The Oklahoma mail carrier at the center of the first trial over General Motors Co.’s deadly ignition-switch defect is dropping his claims after being accused of lying to the court.
Robert Scheuer, 49, will walk away from the case empty- handed, ending a lawsuit that was supposed to serve as a guide for hundreds of others against GM over the ignition switch, his lawyer said in a filing Friday in Manhattan federal court.
Scheuer had sued over claims the defective switch in his 2003 Saturn Ion disabled his air bag in an accident, leading to neck and back injuries. But the case collapsed after GM found evidence undermining several claims, including the extent of his injuries and details surrounding his family’s eviction from their “dream house” after the wreck.
“The apparent lies the plaintiff and his wife told the jury ended the trial early, and we are pleased that the case is over without any payment whatsoever to Mr. Scheuer,” GM spokesman James Cain said in a statement.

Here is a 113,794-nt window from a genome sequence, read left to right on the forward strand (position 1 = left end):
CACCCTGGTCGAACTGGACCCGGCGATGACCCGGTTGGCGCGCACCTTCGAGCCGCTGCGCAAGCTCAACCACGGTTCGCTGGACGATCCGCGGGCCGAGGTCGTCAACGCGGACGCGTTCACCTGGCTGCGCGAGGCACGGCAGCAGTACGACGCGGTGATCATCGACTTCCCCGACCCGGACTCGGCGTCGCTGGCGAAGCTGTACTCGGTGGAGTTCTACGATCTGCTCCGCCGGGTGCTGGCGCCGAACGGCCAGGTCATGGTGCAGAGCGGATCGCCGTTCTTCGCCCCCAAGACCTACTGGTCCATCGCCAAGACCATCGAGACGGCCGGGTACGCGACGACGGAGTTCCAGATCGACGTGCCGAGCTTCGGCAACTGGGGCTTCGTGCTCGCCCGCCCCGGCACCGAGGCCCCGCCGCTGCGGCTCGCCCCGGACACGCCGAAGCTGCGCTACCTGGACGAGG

U.S. District Judge Jesse Furman on Thursday granted GM’s request to show jurors evidence that Scheuer and his wife, Lisa, had fabricated the story blaming GM for their eviction about four months after the accident. The judge said the new evidence would probably be “devastating” to the case.
Detroit-based GM claimed Scheuer had doctored a federal- government check stub to provide “proof of funds” to move into the family’s new home. When the real estate agent found out, the family was evicted, the carmaker said. GM said the real estate agent had come forward after the trial started, and that the company had extensive evidence that it had nothing to do with the family’s financial troubles.
Scheuer and his wife both hired criminal-defense attorneys this week after the carmaker accused them of lying.
The case was chosen as the first for trial by Robert Hilliard and Steve Berman, two of the top plaintiffs’ lawyers in the U.S., who are leading the ignition-switch litigation. They haven’t denied the allegations of forgery and perjury against their client.
GM recalled 2.59 million cars due to the defect and has already paid more than $2 billion in legal costs and settlements. Despite GM’s admissions, the company is challenging liability in hundreds of individual cases.
The case is Fleck v. General Motors LLC, 1:14-cv-08176, U.S. District Court, Southern District of New York (Manhattan).